[e2e] time for a presentation layer?
Eric A. Hall
ehall at ehsco.com
Mon Jun 18 14:33:49 PDT 2001
> As a general framework, this proposal is fine if you're talking about
> pure unicast in a peer to peer situation. Consider an application
> where there exist intermediate peers between a source and remote peer,
> where one has store-and-forward semantics in a larger peer network.
First, just to be clear, I'm not proposing anything. Such a layer would
most likely only be useful with a new transport. It could be used with new
apps on the existing transport (as app-requested transport options), but
it would probably be too ugly to be successfully deployed widely, so new
transport is where it makes the most sense.
Anyway, in a store-and-forward environment, each hop should be treated as
e2e. In that context, each hop could negotiate whatever features were
required for the connection. Perhaps a high-speed LAN would choose not to
negotiate compression since it would add e2e latency, while a cellular
network may choose to add compression in the hopes of reducing cumulative
latency (less data, more processing).
> You now have the potential problem of keeping presentation layer
> state at these intermediate/transit peers.
Why? The data that goes over one link would only depend on the
characteristics of that link, not the characteristics of every other link
in the global network.
> In terms of the presentation issues between terminal emulators, it is
> just as easily argued that they are merely a matter of protocol that
> the application implements.
I agree that they are implemented as monoliths, but that is because of
several factors, including the principle fact that the standards specify
them as such. Yet they still exist as functional components. Systems still
have to perform data conversion and whatnot before the data is processed,
for example. In this regard, the layers exist even though they are not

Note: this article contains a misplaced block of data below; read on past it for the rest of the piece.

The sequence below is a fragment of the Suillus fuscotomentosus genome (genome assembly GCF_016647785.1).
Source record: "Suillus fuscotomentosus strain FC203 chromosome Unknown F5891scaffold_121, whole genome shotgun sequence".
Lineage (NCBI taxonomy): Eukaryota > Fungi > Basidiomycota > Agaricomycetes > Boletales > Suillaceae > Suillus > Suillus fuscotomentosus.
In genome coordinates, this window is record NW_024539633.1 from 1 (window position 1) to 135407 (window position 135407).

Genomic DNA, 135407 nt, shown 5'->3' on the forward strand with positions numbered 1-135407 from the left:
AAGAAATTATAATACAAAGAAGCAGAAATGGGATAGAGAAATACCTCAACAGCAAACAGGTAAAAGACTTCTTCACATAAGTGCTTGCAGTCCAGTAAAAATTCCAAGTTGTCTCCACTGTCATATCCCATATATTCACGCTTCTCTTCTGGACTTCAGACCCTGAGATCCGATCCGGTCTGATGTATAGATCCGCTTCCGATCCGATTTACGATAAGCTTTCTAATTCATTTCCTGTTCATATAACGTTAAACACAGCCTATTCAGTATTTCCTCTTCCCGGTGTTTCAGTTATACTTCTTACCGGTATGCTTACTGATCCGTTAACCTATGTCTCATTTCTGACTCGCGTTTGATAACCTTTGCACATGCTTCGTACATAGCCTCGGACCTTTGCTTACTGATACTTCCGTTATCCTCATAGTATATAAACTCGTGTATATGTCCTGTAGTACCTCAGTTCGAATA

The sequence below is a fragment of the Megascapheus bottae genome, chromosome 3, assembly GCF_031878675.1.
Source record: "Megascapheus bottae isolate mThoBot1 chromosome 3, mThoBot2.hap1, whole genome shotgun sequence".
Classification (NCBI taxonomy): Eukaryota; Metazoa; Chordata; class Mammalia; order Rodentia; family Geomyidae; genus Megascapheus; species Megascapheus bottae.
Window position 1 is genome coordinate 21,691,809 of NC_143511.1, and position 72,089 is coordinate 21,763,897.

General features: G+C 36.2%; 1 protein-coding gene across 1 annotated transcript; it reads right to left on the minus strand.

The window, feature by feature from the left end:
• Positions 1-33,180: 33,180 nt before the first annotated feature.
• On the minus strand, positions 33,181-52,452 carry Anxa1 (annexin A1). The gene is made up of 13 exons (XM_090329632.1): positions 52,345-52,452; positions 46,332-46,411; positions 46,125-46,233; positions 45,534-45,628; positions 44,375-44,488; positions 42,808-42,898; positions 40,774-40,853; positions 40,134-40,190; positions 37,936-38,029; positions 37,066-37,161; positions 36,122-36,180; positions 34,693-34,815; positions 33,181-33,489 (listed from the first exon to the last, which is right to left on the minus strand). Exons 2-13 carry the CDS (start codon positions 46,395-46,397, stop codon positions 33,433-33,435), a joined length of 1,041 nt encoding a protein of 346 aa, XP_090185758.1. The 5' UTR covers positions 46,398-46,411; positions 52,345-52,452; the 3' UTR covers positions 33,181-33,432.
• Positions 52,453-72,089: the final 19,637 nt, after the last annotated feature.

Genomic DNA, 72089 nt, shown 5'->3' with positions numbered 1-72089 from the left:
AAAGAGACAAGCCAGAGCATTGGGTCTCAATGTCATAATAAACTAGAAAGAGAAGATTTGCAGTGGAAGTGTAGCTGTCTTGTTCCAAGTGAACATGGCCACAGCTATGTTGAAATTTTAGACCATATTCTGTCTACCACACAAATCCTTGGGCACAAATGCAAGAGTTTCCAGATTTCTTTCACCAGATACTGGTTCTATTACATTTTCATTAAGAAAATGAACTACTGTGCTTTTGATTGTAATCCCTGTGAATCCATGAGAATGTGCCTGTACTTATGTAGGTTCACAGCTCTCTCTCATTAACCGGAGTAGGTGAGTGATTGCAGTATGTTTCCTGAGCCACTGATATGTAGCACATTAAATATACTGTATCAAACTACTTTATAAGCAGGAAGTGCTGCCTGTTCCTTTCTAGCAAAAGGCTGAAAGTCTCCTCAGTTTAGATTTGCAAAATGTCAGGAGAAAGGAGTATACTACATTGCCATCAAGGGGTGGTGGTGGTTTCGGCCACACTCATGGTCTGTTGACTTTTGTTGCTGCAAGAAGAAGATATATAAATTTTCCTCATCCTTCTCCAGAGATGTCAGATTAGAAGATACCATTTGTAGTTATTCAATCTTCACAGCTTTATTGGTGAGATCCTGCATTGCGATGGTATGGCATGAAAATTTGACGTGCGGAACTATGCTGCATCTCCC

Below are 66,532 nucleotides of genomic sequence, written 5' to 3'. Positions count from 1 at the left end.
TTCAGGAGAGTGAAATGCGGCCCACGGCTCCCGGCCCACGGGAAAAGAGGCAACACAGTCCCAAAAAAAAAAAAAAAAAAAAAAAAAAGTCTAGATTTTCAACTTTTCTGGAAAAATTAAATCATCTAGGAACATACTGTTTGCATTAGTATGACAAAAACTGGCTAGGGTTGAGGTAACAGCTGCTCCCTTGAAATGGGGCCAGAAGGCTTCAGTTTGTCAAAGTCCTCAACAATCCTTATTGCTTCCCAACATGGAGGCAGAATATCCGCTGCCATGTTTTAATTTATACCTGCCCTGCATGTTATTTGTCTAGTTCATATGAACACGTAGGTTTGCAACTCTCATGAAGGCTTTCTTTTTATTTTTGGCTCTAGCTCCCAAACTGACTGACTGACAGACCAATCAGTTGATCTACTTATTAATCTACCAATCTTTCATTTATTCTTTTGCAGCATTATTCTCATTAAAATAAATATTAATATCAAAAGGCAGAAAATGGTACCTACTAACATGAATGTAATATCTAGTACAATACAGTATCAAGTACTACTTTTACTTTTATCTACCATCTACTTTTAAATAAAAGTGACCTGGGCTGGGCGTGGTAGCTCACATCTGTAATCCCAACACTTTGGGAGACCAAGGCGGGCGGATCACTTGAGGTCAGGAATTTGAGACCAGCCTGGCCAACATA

specified or programmed as independent layers. Moreover, there is very
little motivation to change the model in the current environment, given
the simplistic nature of the defacto presentation layer.
> I'm not sure that a transport protocol is necessarily the right answer
> here - TCP and UDP are very sufficient. Transport is just a way for the
> app to get its bits from one place to another.
I'm not suggesting that transport should be stretched upwards, or
conversely that applications should be shrunk. What I am saying is that
the handshake is probably the most efficient place to negotiate the
We agree that the session and presentation layers do not exist as
malleable components, and that they are in the grey space between
transport and application, although we disagree somewhat on where exactly
the layers are. If you buy my argument that TCP and UDP already provide
the session layer services (connection setup, teardown, etc) then really
what I am suggesting is that the session-layer negotiation can also
provide presentation-layer negotiation services. Not an extension of the
transport, but a sub-negotiation of the session.
The logic for making it a separate malleable layer is to maximize
application efficiency, particularly in development and deployment. How
difficult is it so add a new service like encryption or compression to a
standardized layer, versus how difficult is it to extend every application
protocol semantics independently? Take your pick: STARTTLS for SMTP, or
code 0x2F (example) requested during handshake. One is difficult,
expensive, slows deployment, and impacts performance, the other is four
bytes passed during the transport handshake.
Repeat, this is not a proposal.
Eric A. Hall http://www.ehsco.com/
Internet Core Protocols http://www.oreilly.com/catalog/coreprot/
More information about the end2end-interest